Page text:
Sketch or Interpret a Curve with Known Maximum and Minimum Points
Sketch or Interpret a Curve with Known Maximum and Minimum Points
Sketching or Interpreting Curves with Known Maximum and Minimum Points

Understanding where maximum and minimum points lie can help with sketching the curve. If you know these points, you can plot them first to give you an idea of the shape of the curve.

Remember, curves can be symmetrical or asymmetrical, so don’t assume symmetry.

For any function, a maximum point is where the function switches from an increasing to a decreasing function. It’s where the function reaches its highest yvalue locally.

Conversely, a minimum point is where the function switches from a decreasing to an increasing function. It’s where the function reaches its lowest yvalue locally.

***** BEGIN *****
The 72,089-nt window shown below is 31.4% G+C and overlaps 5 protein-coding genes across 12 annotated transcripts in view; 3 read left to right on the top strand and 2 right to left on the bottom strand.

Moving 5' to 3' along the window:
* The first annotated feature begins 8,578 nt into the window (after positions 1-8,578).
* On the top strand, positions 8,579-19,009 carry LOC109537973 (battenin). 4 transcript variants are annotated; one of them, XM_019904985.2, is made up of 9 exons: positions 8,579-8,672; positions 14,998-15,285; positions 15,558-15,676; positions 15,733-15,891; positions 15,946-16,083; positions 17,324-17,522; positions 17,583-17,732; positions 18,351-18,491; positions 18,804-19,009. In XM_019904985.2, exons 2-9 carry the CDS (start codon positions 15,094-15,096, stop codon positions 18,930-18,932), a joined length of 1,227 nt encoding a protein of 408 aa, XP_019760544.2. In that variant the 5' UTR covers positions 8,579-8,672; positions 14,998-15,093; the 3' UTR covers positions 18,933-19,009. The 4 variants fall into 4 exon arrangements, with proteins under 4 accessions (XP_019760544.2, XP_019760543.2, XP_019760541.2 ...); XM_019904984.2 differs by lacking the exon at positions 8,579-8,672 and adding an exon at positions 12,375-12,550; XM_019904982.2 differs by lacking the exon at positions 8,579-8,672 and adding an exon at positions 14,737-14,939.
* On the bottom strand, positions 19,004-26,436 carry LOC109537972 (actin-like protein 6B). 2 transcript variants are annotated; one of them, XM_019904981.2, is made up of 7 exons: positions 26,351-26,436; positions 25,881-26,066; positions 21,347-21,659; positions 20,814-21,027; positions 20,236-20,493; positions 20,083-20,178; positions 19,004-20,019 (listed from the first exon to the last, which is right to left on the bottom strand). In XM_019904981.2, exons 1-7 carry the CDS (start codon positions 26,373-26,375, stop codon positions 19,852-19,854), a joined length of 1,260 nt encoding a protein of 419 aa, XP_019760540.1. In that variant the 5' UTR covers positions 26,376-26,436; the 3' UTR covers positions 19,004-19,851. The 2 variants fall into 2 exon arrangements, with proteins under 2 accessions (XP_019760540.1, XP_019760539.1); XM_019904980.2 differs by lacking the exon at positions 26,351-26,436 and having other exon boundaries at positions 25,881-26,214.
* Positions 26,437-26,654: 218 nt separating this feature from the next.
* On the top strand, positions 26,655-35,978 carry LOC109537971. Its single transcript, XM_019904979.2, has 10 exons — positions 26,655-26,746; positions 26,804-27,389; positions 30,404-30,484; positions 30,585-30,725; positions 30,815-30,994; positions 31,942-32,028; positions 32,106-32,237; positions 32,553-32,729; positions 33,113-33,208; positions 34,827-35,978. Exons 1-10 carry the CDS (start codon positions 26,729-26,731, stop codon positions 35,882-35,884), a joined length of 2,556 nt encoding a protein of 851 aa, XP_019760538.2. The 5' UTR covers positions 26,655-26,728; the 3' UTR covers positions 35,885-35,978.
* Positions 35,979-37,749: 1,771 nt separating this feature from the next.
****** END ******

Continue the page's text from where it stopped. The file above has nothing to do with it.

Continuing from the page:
Maximum and minimum points are also known as extremum points. Another type of extremum point is a saddle point, which is a flat region on a curve; the derivative here is zero but unlike a maxima or minima, the curve does not change direction.

In the context of a story problem, the maximum and minimum points of a curve could represent the highest and lowest values of something, such as profit, cost, or number of goods produced. Understanding where these points lie on the curve can give valuable insight into the problem.

When sketching a curve, plot other known points along with the maximum and minimum. Remember the relationship between the function, its derivative and its second derivative at these points — generally, the function will be zero where its derivative is maximum, minimum or a point of inflection.

Even when sketching, aim for precision. Use a graphing tool when one is available to make sure your plot is accurate.